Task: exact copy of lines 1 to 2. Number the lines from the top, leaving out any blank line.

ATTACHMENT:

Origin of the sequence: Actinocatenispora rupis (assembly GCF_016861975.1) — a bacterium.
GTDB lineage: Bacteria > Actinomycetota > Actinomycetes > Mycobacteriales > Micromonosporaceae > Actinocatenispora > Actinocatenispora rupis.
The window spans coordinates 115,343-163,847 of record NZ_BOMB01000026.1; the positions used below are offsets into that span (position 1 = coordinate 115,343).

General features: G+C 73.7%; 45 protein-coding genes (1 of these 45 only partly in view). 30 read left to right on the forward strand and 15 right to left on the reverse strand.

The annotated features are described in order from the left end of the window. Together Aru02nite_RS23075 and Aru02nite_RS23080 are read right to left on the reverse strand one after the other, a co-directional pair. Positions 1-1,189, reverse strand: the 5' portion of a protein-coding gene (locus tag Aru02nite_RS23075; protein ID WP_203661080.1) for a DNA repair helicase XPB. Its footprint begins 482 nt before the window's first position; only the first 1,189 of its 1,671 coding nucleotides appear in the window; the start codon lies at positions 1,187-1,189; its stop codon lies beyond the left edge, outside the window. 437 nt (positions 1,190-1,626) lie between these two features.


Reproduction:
Origin of the sequence: Actinocatenispora rupis (assembly GCF_016861975.1) — a bacterium.
GTDB lineage: Bacteria > Actinomycetota > Actinomycetes > Mycobacteriales > Micromonosporaceae > Actinocatenispora > Actinocatenispora rupis.